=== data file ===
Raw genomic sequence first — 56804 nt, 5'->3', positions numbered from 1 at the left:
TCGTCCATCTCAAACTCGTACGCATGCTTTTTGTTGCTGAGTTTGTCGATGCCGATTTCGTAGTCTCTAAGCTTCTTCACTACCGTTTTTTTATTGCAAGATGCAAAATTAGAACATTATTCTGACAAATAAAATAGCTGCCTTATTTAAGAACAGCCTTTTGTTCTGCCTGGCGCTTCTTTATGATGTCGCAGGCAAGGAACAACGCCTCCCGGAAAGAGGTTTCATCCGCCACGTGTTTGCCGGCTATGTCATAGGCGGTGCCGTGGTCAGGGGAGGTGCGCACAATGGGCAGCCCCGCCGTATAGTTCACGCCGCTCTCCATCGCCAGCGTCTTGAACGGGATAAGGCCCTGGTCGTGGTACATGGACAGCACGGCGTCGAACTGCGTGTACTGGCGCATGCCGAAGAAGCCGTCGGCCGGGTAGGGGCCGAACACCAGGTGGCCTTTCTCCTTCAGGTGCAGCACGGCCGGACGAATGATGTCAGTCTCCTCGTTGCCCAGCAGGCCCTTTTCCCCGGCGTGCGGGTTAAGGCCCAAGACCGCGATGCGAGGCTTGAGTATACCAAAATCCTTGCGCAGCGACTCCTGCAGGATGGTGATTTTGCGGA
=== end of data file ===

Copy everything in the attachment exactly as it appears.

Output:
Raw genomic sequence first — 56804 nt, 5'->3', positions numbered from 1 at the left:
TCGTCCATCTCAAACTCGTACGCATGCTTTTTGTTGCTGAGTTTGTCGATGCCGATTTCGTAGTCTCTAAGCTTCTTCACTACCGTTTTTTTATTGCAAGATGCAAAATTAGAACATTATTCTGACAAATAAAATAGCTGCCTTATTTAAGAACAGCCTTTTGTTCTGCCTGGCGCTTCTTTATGATGTCGCAGGCAAGGAACAACGCCTCCCGGAAAGAGGTTTCATCCGCCACGTGTTTGCCGGCTATGTCATAGGCGGTGCCGTGGTCAGGGGAGGTGCGCACAATGGGCAGCCCCGCCGTATAGTTCACGCCGCTCTCCATCGCCAGCGTCTTGAACGGGATAAGGCCCTGGTCGTGGTACATGGACAGCACGGCGTCGAACTGCGTGTACTGGCGCATGCCGAAGAAGCCGTCGGCCGGGTAGGGGCCGAACACCAGGTGGCCTTTCTCCTTCAGGTGCAGCACGGCCGGACGAATGATGTCAGTCTCCTCGTTGCCCAGCAGGCCCTTTTCCCCGGCGTGCGGGTTAAGGCCCAAGACCGCGATGCGAGGCTTGAGTATACCAAAATCCTTGCGCAGCGACTCCTGCAGGATGGTGATTTTGCGGA